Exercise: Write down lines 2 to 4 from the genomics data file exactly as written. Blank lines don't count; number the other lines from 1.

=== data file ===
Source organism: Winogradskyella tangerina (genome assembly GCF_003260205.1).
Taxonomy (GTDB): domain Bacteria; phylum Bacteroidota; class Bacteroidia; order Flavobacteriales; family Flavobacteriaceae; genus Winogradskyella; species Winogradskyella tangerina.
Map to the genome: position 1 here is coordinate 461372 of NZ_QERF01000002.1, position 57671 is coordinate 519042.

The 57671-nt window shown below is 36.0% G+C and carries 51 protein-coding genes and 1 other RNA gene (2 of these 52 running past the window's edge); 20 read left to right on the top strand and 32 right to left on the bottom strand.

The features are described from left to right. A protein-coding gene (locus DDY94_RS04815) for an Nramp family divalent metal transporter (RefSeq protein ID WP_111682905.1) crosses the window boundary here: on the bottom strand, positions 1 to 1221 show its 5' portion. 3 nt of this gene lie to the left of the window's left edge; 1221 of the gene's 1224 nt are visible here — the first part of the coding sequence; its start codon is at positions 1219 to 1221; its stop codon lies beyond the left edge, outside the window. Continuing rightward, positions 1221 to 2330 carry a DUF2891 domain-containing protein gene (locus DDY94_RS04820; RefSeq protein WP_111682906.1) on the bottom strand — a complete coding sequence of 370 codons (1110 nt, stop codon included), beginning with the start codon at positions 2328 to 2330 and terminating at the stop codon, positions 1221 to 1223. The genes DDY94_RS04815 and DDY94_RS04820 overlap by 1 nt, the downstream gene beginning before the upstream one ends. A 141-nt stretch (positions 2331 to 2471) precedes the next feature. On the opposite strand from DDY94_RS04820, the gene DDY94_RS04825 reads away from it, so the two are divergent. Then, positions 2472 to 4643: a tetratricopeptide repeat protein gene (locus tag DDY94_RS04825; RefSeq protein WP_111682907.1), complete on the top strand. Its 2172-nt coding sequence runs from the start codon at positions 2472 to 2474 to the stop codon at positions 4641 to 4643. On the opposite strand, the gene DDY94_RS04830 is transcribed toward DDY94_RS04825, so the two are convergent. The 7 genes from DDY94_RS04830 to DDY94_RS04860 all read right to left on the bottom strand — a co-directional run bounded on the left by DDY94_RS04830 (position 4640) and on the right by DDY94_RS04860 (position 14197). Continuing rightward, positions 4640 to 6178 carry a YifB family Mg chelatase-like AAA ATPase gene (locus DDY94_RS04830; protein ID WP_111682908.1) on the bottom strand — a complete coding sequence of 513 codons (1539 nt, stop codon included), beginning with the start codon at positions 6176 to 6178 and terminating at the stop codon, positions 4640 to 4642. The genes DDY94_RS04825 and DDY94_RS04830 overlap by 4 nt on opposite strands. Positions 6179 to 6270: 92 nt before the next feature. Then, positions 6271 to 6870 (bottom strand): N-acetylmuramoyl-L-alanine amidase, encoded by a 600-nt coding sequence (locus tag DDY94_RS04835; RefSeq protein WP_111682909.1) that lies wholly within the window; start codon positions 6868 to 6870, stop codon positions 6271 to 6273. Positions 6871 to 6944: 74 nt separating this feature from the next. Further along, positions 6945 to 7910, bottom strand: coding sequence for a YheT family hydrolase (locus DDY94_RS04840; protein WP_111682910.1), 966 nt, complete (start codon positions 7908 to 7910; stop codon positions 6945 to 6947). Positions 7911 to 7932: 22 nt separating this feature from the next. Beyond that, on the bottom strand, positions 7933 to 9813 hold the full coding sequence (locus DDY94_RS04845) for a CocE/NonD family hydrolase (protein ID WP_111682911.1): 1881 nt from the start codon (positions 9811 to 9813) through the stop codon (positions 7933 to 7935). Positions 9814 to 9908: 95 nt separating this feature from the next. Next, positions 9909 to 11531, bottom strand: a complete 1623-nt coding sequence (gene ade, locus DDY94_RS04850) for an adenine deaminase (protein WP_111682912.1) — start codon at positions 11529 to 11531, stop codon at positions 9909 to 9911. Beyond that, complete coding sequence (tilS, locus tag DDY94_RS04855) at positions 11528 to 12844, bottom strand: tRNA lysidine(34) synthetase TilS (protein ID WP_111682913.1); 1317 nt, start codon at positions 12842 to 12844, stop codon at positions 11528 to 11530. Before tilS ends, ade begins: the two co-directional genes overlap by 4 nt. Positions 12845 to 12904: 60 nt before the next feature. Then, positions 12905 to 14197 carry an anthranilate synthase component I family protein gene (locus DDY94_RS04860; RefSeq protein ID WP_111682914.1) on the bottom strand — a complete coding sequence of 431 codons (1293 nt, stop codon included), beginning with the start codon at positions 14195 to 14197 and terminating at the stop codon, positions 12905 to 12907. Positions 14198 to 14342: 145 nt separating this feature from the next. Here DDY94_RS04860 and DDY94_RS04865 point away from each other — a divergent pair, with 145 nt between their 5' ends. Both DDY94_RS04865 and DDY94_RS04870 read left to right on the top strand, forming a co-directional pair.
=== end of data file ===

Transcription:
Taxonomy (GTDB): domain Bacteria; phylum Bacteroidota; class Bacteroidia; order Flavobacteriales; family Flavobacteriaceae; genus Winogradskyella; species Winogradskyella tangerina.
Map to the genome: position 1 here is coordinate 461372 of NZ_QERF01000002.1, position 57671 is coordinate 519042.

The 57671-nt window shown below is 36.0% G+C and carries 51 protein-coding genes and 1 other RNA gene (2 of these 52 running past the window's edge); 20 read left to right on the top strand and 32 right to left on the bottom strand.